Friday, November 25, 2011


Weekly round-up of the Hebrew newspapers in Israel; covering the major events happening in Israel and the Middle East. Haaretz-Maariv-Yedioth Ahronoth-Israel Hayom-The Jerusalem Post-Ynet 

Stories about the escalating turmoil in Egypt competed for space on the front pages of most of Israel’s newspapers on Thursday, Nov 24, 2011. Yedioth Ahronoth leads with the story about two shooting incidents on the Egyptian side of the border. At around 8:00 P.M. Wednesday, two Egyptian police officers were killed in a shootout with drug smugglers not far from the border with Israel and the Gaza Strip. And according to Yedioth, the Israeli army maintains that the deaths did not result from its gunfire.

Shortly after the first incident, IDF troops noticed a suspicious van pull up near the border, apparently seeking to pick up the drugs that were due to be supplied by the smugglers. Soldiers opened fire, but no bodies were found. Afterward, they recovered a handgun and a Kalashnikov assault rifle.

According to Yedioth, Israeli officials are concerned that despite the fact that Israeli soldiers were not responsible for the deaths of the two Egyptian policemen, the Egyptian media will blame Israel for the incident, shifting public opinion so that the ruling military council could be compelled to take drastic steps, like recalling the Egyptian ambassador from Tel Aviv.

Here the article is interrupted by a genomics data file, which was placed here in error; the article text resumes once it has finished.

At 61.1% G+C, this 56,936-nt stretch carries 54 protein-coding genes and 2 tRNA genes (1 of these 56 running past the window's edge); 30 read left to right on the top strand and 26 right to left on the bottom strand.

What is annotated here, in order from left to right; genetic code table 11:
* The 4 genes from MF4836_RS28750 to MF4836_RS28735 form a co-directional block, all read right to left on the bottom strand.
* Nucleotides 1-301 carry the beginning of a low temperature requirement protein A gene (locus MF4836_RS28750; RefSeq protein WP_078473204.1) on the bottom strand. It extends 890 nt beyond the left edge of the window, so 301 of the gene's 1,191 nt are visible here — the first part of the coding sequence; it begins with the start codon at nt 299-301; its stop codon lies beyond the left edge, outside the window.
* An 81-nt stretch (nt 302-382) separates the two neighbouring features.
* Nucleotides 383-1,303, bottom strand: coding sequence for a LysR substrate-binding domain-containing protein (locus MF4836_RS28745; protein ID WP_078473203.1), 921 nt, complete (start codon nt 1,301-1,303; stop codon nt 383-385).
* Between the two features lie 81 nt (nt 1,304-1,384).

The two most popular dailies, Yedioth and Israel Hayom, both dispatched reporters to cover the events unfolding in Cairo’s Tahrir Square. Both correspondents observed how the square was filled with protesters predominantly Islamists, a worrying development from Israel’s standpoint. According to Eldad Beck of Yedioth, the demonstrators in the square are not just venting their anger at the head of the ruling military council, Mohammed Hussein Tantawi. But Israel is also the subject of their rage.

 Beck quotes one demonstrator shouting. “The military council is activating the Israeli weapon against us. They are shooting at us like the Israelis shoot at Palestinians in Gaza.”

 “’The youths of the revolution’” who belong to the ‘Facebook generation’ who took down the Mubarak regime are seeing before their very eyes how the democracy which they so desire is being ripped out of their hands,” Beck writes in Yedioth. “Since the profile of these demonstrators is different from fomenters of the ‘January 25 revolution’ – poorer, less educated, easier to incite, and devoid of deep political thought – anti-Israel rumors and slogans quickly spread.”

 Israel Hayom’s correspondent in Cairo, Boaz Bismuth, reports that Muslim Brotherhood followers are working in earnest to purge Egypt from all vestiges of the Mubarak era. “Cairo has become a very unhappy city recently,” he wrote. “While Libyans and Tunisians formed governments and at least gave off the impression of being optimistic; and while Yemenites received the welcome news that their indecisive president, Ali Abdullah Saleh, was on his way out; Egyptians once again took to the square for the sake of democracy. This time, ‘democracy’ has grown a beard.”

Photo: Foreign Policy Magazine......The Second Republic of Tahrir

No comments: